• [0036]
    [0036]FIGS. 4 through 6 are flow diagrams illustrating a method for transmitting and receiving caller ID data between base unit 12 and mobile unit 14.
  • [0037]
    Referring to FIG. 4, a method for receiving caller ID data 28 and preparing caller ID data 28 for transmission to mobile unit 14 through a series of caller ID packets 72 is generally indicated at 100. The method commences at step 102 where caller ID interface 26 receives a transmission across phone line 20 and interprets caller ID data from the transmission. Caller ID interface 26 is preferably a commonly available standardized caller ID interpretation and processing chip. In one embodiment, caller ID interface 26 is a caller ID integrated circuit from Rockwell Industries, Inc. Caller ID interface 26 interprets a series of tones on phone line 20 and generates caller ID data 28 that may include a caller name and a caller phone number. Caller ID data 28 is variable in length and may be up to 30 bytes in length.
  • [0038]
    The method proceeds to step 104 where caller ID interface 26 insures abort of a current caller ID data transmission from caller ID buffer 90. In one embodiment, caller ID interface 26 places a non-index value abort code in buffer index 91 to indicate that any transmission of caller ID packet 72 currently in progress should abort immediately. In that embodiment, the non-index value abort code is a hexadecimal “FF”. Aborting any transmission of caller ID packet 72 currently in progress insures that caller ID data transmitted to mobile unit 14 will not be corrupted by new caller ID data 28. Since caller ID interface 26 does not store caller ID data 28, it is necessary to provide a storage area, such as caller ID buffer 90, for temporary storage of caller ID data 28 prior to delivery to mobile unit 14. Once any transmission of caller ID packet 72 currently in progress is aborted, caller ID buffer 90 is available for storage of newly collected caller ID data 28. After setting the buffer index 91 to the abort code, caller ID interface 26 forwards new caller ID data 28 to caller ID buffer data 93.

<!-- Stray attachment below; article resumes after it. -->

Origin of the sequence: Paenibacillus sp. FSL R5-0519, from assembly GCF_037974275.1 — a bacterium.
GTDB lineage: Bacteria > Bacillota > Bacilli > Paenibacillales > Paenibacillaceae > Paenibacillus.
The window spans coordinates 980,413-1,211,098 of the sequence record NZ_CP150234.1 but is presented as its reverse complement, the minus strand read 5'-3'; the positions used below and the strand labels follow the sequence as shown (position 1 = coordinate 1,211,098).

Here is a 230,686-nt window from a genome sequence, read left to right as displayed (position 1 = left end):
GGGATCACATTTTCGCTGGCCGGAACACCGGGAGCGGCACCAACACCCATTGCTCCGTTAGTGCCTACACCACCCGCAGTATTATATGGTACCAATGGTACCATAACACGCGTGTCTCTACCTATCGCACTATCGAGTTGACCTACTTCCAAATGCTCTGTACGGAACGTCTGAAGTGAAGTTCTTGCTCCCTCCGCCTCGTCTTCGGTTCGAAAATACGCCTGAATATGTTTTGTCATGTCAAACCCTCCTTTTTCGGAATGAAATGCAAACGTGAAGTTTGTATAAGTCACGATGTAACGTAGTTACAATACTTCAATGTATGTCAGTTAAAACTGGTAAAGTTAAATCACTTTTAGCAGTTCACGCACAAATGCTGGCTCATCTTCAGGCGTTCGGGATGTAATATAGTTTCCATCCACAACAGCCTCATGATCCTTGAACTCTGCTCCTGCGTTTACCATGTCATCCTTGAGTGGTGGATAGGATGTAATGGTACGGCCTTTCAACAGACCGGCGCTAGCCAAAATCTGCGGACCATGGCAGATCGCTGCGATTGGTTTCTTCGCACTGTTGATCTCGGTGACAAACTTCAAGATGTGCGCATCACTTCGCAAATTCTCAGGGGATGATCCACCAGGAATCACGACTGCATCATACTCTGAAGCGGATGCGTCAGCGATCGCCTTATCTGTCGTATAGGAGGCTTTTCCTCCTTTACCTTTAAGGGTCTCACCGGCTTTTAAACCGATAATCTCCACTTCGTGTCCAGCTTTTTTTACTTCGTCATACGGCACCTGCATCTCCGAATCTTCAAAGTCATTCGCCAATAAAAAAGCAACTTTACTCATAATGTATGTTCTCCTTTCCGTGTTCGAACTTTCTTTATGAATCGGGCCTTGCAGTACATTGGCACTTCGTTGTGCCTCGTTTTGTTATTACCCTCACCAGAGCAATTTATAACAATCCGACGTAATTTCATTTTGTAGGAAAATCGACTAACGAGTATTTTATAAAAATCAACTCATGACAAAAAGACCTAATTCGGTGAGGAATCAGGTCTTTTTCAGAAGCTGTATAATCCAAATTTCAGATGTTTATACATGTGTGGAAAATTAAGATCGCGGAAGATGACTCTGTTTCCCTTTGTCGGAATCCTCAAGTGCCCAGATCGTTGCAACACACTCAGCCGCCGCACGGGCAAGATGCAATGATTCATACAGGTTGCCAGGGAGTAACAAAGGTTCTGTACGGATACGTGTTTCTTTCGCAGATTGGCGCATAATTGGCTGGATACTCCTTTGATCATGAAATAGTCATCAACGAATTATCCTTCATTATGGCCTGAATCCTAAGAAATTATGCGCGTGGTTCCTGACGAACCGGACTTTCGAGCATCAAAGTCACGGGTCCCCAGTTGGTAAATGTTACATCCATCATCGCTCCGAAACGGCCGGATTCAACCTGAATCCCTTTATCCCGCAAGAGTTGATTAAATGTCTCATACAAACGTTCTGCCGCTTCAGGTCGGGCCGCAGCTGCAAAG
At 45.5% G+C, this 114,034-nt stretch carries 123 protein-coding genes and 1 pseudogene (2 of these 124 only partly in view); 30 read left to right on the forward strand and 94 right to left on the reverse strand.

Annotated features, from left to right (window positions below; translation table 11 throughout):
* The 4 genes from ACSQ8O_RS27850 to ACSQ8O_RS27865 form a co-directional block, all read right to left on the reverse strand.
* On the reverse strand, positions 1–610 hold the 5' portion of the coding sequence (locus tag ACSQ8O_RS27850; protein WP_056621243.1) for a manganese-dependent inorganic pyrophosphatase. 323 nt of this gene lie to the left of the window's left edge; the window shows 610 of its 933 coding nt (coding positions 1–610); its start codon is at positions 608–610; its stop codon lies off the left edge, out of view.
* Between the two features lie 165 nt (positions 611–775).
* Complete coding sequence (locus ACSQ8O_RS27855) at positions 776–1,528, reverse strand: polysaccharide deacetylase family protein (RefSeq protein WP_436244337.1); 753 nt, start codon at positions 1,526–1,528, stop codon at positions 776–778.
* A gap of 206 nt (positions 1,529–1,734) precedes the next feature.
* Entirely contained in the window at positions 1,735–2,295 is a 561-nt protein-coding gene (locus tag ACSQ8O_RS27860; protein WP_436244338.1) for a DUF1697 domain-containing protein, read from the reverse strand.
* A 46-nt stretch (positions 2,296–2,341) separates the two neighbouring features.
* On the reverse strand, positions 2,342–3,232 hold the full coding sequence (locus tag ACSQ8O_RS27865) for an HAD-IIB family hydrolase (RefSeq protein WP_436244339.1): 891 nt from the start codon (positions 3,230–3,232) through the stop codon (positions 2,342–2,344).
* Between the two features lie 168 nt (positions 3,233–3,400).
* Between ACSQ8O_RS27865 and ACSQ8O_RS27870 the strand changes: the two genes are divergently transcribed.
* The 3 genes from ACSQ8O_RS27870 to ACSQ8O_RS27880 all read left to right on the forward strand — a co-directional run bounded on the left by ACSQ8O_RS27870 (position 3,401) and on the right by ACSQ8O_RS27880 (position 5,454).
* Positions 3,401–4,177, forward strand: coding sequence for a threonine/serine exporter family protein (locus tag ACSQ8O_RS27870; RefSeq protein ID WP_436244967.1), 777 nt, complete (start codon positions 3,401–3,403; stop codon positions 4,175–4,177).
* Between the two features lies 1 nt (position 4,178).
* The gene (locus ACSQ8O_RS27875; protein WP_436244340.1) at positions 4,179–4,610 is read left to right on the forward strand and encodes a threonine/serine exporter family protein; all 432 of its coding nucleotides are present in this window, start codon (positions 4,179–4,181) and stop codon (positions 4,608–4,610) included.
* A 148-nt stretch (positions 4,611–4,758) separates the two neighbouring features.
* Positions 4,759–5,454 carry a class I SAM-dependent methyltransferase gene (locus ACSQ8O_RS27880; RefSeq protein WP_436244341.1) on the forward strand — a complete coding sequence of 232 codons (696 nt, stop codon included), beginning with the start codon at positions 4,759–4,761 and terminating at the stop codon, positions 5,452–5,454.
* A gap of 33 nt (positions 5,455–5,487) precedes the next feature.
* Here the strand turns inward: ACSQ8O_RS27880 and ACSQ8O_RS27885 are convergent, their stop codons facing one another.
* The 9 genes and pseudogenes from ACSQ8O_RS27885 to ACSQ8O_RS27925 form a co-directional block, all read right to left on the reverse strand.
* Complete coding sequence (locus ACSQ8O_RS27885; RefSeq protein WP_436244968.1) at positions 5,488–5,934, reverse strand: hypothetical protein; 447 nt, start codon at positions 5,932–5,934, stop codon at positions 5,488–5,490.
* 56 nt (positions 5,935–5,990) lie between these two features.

• [0039]
    The method proceeds to step 106 where a particular code is inserted in start message code 92 to indicate the start of a new set of caller ID data. In one embodiment, start message code 92 is a non-caller ID data byte code equal to hexadecimal “DE”. The start message code 92 indicates to mobile unit 14 that a new caller ID data 28 is being transmitted and that appropriate action should be taken. The details of mobile unit 14 processing with respect to caller ID data will be discussed in detail in connection with FIG. 6.
  • [0040]